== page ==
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Evaluation of terrestrial pan-Arctic carbon cycling using a data-assimilation system

Efren, Lopez Blanco; Exbrayat, Jean Francois; Lund, Magnus LU ; Christensen, Torben R. LU ; Tamstorf, Mikkel P.; Slevin, Darren; Hugelius, Gustaf; Bloom, Anthony A. and Williams, Mathew (2019) In Earth System Dynamics 10(2). p.233-255
Abstract

There is a significant knowledge gap in the current state of the terrestrial carbon (C) budget. Recent studies have highlighted a poor understanding particularly of C pool transit times and of whether productivity or biomass dominate these biases. The Arctic, accounting for approximately 50% of the global soil organic C stocks, has an important role in the global C cycle. Here, we use the CARbon DAta MOdel (CARDAMOM) data-assimilation system to produce pan-Arctic terrestrial C cycle analyses for 2000-2015. This approach avoids using traditional plant functional type or steady-state assumptions. We integrate a range of data (soil organic C, leaf area index, biomass, and climate) to determine the most likely state of the high-latitude C... (More)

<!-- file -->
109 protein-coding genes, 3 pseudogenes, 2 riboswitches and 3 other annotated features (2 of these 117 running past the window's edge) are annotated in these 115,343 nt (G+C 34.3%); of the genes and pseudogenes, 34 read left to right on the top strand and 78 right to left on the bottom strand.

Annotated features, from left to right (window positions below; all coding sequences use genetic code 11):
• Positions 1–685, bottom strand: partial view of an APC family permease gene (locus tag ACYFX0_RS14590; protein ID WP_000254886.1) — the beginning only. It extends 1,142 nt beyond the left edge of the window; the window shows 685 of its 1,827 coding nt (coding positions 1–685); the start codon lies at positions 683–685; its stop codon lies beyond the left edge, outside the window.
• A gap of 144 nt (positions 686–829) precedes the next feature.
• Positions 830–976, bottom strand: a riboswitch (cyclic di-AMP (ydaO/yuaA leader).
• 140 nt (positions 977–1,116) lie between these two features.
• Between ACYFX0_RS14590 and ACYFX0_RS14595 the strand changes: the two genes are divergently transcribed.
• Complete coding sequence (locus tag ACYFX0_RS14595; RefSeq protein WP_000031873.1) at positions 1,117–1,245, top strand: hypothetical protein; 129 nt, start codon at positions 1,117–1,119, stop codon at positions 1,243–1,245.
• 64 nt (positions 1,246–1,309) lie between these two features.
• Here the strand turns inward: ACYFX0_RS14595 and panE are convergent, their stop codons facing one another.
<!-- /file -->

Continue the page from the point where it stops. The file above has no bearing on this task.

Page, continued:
There is a significant knowledge gap in the current state of the terrestrial carbon (C) budget. Recent studies have highlighted a poor understanding particularly of C pool transit times and of whether productivity or biomass dominate these biases. The Arctic, accounting for approximately 50% of the global soil organic C stocks, has an important role in the global C cycle. Here, we use the CARbon DAta MOdel (CARDAMOM) data-assimilation system to produce pan-Arctic terrestrial C cycle analyses for 2000-2015. This approach avoids using traditional plant functional type or steady-state assumptions. We integrate a range of data (soil organic C, leaf area index, biomass, and climate) to determine the most likely state of the high-latitude C cycle at a 11 resolution and also to provide general guidance about the controlling biases in transit times. On average, CARDAMOM estimates regional mean rates of photosynthesis of 565 gCm2 yr1 (90% confidence interval between the 5th and 95th percentiles: 428, 741), autotrophic respiration of 270 g Cm2 yr1 (182, 397) and heterotrophic respiration of 219 g Cm2 yr1 (31, 1458), suggesting a pan-Arctic sink of 67 (287, 1160) gCm2 yr1, weaker in tundra and stronger in taiga. However, our confidence intervals remain large (and so the region could be a source of C), reflecting uncertainty assigned to the regional data products. We show a clear spatial and temporal agreement between CARDAMOM analyses and different sources of assimilated and independent data at both pan-Arctic and local scales but also identify consistent biases between CARDAMOM and validation data. The assimilation process requires clearer error quantification for leaf area index (LAI) and biomass products to resolve these biases. Mapping of vegetation C stocks and change over time and soil C ages linked to soil C stocks is required for better analytical constraint. Comparing CARDAMOM analyses to global vegetation models (GVMs) for the same period, we conclude that transit times of vegetation C are inconsistently simulated in GVMs due to a combination of uncertainties from productivity and biomass calculations. Our findings highlight that GVMs need to focus on constraining both current vegetation C stocks and net primary production to improve a process-based understanding of C cycledynamics in the Arctic.